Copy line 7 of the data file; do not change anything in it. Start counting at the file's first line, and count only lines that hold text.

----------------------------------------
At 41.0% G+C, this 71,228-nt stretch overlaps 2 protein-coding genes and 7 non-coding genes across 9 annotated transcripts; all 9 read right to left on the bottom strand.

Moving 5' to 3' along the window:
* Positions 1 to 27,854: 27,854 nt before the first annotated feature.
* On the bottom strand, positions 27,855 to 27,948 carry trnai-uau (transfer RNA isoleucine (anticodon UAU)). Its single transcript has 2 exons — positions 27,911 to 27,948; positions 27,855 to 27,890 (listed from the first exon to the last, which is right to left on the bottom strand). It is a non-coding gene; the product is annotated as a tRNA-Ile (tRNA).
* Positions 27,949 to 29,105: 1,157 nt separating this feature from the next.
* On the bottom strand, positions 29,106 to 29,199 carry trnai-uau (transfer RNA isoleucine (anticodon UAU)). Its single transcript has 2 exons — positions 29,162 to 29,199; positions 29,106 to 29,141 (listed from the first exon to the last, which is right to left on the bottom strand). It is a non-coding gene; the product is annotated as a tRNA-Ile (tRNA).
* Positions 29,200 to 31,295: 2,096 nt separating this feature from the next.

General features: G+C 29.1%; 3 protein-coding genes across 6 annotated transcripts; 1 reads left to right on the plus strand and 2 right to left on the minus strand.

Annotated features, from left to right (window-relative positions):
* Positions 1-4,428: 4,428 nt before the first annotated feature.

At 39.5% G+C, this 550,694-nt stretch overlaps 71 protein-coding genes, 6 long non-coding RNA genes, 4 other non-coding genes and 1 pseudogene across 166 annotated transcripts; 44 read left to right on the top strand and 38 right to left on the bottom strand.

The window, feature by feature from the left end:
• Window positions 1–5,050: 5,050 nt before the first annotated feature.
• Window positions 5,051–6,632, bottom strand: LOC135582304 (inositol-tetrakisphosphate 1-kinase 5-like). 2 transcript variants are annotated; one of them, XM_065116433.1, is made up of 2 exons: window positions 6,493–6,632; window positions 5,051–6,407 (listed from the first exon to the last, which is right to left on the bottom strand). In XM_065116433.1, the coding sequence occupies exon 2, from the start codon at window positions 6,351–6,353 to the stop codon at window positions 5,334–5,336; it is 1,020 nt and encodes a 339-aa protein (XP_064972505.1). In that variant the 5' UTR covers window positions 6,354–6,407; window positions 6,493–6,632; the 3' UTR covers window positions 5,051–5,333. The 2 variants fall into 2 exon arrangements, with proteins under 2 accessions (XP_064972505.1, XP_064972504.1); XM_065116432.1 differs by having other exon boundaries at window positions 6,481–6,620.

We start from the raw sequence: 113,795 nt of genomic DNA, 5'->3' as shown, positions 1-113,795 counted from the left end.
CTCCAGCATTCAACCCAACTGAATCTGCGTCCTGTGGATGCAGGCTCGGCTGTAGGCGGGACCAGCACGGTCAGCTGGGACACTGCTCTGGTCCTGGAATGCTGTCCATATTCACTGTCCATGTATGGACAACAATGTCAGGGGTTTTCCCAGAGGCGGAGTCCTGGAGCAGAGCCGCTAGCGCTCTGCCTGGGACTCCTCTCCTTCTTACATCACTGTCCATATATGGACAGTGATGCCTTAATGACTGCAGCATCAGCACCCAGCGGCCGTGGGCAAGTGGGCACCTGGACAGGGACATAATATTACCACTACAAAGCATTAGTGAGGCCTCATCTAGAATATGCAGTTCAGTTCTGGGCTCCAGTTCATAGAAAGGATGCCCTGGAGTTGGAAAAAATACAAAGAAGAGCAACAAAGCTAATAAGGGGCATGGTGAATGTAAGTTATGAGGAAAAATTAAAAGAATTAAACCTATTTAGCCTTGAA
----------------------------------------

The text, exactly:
* Positions 29,200 to 31,295: 2,096 nt separating this feature from the next.